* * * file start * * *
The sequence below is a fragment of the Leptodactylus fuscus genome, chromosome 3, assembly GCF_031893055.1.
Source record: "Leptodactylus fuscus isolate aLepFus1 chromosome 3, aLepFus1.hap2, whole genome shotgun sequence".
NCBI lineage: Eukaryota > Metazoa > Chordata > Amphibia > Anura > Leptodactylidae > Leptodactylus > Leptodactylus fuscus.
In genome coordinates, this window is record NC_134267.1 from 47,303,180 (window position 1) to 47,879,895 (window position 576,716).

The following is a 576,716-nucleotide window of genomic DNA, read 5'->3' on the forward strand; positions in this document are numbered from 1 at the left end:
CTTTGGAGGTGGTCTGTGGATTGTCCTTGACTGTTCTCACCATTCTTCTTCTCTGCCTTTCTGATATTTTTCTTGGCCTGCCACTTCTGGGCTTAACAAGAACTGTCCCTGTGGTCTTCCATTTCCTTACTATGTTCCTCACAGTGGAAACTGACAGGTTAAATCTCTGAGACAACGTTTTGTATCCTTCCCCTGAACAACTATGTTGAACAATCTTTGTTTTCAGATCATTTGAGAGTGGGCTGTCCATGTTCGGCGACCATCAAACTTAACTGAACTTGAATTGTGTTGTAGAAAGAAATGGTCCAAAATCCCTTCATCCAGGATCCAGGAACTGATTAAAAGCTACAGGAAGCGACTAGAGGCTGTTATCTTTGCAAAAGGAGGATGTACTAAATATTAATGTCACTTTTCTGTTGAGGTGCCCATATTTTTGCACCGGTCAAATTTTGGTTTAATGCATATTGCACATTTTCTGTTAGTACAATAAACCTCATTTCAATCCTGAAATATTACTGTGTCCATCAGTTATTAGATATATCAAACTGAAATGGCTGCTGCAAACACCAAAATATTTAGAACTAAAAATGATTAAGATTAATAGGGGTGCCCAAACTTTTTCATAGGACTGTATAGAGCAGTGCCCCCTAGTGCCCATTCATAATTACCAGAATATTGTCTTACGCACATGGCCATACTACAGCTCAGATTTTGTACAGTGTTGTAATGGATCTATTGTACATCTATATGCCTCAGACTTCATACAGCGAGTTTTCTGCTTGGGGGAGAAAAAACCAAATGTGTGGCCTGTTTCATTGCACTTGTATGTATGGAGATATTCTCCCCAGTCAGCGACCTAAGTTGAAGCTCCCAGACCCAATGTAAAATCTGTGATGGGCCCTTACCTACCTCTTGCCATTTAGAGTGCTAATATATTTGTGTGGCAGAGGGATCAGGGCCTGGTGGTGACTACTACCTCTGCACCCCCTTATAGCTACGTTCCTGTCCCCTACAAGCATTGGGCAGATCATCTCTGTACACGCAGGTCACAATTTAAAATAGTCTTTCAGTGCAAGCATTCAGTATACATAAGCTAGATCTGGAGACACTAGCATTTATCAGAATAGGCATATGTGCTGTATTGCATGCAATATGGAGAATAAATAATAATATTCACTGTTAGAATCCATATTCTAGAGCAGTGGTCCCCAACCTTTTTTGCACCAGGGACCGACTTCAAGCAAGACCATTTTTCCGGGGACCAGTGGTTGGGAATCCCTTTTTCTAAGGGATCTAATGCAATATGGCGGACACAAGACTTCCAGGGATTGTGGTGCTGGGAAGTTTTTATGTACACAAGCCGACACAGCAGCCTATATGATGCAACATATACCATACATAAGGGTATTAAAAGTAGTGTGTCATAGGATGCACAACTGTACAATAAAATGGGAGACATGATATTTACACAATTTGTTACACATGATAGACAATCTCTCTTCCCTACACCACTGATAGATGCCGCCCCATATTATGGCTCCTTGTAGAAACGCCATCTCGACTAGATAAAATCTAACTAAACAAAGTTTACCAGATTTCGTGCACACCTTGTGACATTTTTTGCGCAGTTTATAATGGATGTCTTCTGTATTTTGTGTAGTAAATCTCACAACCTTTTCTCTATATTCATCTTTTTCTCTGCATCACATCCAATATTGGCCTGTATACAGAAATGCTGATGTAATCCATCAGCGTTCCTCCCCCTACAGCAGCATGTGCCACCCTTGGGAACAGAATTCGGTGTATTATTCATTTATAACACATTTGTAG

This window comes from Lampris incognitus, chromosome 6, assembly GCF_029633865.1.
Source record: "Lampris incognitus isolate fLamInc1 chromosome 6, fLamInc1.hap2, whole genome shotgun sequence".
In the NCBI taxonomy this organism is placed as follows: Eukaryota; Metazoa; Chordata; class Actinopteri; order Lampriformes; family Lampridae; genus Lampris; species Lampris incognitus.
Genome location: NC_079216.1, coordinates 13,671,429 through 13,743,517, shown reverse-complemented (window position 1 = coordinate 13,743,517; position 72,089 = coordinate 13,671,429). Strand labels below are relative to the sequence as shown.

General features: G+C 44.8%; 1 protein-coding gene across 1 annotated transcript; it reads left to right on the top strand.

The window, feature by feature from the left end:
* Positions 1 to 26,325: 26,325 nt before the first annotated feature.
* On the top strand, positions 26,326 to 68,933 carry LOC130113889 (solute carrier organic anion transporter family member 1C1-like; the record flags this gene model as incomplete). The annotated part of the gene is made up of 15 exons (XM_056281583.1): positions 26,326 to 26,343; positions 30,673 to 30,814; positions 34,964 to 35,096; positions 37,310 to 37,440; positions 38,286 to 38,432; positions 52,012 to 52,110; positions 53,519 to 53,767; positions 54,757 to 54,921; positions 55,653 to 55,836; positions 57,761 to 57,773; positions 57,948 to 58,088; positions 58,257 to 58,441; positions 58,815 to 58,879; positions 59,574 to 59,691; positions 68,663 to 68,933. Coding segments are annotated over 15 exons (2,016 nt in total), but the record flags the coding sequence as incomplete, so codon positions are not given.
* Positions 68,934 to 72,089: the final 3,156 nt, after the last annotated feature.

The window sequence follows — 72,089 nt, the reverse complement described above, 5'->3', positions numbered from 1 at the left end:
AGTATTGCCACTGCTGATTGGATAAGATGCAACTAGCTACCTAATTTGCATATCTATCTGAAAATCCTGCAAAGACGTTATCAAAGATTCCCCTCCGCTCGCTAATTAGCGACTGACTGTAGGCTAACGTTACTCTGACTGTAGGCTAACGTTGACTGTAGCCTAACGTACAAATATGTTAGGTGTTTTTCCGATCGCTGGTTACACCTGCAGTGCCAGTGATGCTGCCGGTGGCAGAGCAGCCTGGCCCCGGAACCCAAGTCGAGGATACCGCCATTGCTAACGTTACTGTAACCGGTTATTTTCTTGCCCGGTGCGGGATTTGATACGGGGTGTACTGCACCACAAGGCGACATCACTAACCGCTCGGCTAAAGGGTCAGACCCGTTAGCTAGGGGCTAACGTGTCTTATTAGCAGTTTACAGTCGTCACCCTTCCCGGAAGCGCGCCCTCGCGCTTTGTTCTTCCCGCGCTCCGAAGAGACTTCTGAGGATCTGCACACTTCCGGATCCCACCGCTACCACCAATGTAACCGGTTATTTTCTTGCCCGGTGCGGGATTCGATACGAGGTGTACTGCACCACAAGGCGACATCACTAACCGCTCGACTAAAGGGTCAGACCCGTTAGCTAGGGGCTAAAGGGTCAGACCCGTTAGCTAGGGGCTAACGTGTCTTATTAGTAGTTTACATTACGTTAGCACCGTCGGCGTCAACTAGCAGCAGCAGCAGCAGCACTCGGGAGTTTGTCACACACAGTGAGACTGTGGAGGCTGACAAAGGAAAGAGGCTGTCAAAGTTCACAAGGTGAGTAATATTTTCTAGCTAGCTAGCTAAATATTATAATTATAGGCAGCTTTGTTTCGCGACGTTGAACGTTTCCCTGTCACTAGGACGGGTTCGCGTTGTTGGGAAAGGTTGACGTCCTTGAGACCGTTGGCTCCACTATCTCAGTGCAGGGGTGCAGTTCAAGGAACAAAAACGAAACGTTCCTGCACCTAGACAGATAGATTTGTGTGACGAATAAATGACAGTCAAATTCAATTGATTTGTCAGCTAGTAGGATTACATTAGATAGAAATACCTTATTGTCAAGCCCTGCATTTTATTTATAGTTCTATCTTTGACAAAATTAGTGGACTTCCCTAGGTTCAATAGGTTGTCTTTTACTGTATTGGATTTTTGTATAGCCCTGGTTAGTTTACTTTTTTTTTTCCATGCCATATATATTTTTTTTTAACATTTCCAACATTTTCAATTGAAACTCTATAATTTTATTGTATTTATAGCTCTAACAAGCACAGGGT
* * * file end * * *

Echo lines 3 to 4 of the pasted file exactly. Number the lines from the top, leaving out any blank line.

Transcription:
NCBI lineage: Eukaryota > Metazoa > Chordata > Amphibia > Anura > Leptodactylidae > Leptodactylus > Leptodactylus fuscus.
In genome coordinates, this window is record NC_134267.1 from 47,303,180 (window position 1) to 47,879,895 (window position 576,716).